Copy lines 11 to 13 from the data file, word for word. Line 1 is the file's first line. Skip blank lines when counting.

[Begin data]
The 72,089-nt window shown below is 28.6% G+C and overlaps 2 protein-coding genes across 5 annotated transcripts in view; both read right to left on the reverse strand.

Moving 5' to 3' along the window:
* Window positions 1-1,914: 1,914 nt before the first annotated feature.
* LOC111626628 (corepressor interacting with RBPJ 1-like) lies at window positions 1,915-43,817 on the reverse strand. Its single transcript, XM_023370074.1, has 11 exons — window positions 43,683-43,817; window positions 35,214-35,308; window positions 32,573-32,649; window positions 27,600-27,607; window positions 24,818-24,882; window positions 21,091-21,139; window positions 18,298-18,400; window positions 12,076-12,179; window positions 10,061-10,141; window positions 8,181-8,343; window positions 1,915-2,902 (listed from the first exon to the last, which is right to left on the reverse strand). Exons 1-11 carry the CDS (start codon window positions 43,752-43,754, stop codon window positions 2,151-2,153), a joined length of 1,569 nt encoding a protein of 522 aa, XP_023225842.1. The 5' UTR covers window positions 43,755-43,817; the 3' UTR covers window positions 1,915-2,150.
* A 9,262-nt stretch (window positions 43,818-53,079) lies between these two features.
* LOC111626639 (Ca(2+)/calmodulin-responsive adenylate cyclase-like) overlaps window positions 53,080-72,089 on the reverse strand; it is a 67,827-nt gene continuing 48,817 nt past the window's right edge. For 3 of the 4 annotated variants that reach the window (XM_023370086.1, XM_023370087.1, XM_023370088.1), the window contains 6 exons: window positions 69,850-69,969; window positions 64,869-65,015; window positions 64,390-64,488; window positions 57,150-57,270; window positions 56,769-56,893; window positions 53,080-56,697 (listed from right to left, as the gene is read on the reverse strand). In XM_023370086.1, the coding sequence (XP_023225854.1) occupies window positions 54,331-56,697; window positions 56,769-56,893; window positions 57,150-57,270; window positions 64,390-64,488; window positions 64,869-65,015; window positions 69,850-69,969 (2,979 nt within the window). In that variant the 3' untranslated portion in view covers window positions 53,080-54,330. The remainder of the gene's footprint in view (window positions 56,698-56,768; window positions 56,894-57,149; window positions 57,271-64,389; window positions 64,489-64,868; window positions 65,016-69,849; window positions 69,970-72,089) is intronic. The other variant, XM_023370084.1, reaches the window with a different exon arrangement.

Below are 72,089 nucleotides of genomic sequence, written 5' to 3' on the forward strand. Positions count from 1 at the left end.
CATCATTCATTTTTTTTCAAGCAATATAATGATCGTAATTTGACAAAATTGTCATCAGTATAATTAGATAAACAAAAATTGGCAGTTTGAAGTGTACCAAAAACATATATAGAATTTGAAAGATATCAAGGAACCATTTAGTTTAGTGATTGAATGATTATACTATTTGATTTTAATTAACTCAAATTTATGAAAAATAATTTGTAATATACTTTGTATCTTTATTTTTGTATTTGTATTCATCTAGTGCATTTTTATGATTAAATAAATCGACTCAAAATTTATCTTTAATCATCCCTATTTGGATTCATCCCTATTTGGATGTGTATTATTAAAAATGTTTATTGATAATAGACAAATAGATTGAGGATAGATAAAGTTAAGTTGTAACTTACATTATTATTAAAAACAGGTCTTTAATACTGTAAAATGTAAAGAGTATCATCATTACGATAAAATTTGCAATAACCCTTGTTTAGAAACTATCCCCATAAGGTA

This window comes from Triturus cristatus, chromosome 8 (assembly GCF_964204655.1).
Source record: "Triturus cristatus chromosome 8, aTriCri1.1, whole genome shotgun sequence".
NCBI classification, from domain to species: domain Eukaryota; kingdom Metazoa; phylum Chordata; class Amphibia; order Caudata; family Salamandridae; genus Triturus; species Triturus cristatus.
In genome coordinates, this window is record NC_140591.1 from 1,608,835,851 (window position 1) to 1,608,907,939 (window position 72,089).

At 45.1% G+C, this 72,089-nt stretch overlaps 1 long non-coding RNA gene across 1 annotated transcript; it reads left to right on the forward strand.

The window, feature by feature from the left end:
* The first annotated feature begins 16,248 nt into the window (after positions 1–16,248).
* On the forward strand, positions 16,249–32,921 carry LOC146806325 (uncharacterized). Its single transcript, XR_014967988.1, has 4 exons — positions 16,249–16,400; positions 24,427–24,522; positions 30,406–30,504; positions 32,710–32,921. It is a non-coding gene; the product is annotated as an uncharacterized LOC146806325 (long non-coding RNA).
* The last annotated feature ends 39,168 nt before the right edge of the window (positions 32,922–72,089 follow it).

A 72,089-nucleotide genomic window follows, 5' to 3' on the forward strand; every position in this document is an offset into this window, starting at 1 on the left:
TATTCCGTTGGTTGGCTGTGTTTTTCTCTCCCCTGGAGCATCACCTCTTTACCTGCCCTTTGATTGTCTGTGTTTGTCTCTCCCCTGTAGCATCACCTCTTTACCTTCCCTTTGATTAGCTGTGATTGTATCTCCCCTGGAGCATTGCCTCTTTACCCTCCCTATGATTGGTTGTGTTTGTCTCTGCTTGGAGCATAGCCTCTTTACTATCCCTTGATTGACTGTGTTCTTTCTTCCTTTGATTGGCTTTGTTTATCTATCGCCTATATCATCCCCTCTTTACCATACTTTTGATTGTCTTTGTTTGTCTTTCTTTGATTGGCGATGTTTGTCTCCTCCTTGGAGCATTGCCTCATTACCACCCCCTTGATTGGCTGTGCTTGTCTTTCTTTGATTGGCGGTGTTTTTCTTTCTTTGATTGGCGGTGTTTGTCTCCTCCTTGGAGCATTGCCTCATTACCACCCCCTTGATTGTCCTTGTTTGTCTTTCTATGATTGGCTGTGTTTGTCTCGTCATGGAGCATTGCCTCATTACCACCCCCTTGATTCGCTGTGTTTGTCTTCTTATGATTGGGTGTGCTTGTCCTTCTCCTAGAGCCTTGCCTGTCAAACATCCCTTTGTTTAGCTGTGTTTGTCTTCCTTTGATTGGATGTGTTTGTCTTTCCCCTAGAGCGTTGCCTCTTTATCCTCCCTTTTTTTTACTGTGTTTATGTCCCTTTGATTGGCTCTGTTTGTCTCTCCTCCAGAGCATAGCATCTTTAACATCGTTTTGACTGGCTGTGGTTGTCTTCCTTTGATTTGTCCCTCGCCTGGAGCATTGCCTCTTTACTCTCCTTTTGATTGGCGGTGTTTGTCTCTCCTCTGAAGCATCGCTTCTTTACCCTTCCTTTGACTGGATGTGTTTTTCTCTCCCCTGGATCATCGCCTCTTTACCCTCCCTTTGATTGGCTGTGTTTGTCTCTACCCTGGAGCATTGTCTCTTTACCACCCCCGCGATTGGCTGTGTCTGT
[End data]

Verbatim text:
NCBI classification, from domain to species: domain Eukaryota; kingdom Metazoa; phylum Chordata; class Amphibia; order Caudata; family Salamandridae; genus Triturus; species Triturus cristatus.
In genome coordinates, this window is record NC_140591.1 from 1,608,835,851 (window position 1) to 1,608,907,939 (window position 72,089).

At 45.1% G+C, this 72,089-nt stretch overlaps 1 long non-coding RNA gene across 1 annotated transcript; it reads left to right on the forward strand.